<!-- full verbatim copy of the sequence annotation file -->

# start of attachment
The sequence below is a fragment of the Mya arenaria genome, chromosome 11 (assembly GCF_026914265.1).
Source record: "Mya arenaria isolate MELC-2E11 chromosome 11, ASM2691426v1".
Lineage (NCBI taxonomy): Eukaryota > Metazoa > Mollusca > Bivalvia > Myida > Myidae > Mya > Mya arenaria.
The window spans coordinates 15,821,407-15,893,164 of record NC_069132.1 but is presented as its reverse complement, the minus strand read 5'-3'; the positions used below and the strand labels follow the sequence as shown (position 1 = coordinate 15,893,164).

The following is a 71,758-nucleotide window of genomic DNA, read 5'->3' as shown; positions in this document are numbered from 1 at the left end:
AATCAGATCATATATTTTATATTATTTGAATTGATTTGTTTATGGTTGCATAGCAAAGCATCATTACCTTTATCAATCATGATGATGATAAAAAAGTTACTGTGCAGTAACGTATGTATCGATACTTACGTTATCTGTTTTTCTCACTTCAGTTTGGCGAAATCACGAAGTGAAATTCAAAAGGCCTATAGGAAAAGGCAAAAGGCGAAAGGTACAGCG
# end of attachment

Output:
The sequence below is a fragment of the Mya arenaria genome, chromosome 11 (assembly GCF_026914265.1).
Source record: "Mya arenaria isolate MELC-2E11 chromosome 11, ASM2691426v1".
Lineage (NCBI taxonomy): Eukaryota > Metazoa > Mollusca > Bivalvia > Myida > Myidae > Mya > Mya arenaria.
The window spans coordinates 15,821,407-15,893,164 of record NC_069132.1 but is presented as its reverse complement, the minus strand read 5'-3'; the positions used below and the strand labels follow the sequence as shown (position 1 = coordinate 15,893,164).

The following is a 71,758-nucleotide window of genomic DNA, read 5'->3' as shown; positions in this document are numbered from 1 at the left end:
AATCAGATCATATATTTTATATTATTTGAATTGATTTGTTTATGGTTGCATAGCAAAGCATCATTACCTTTATCAATCATGATGATGATAAAAAAGTTACTGTGCAGTAACGTATGTATCGATACTTACGTTATCTGTTTTTCTCACTTCAGTTTGGCGAAATCACGAAGTGAAATTCAAAAGGCCTATAGGAAAAGGCAAAAGGCGAAAGGTACAGCG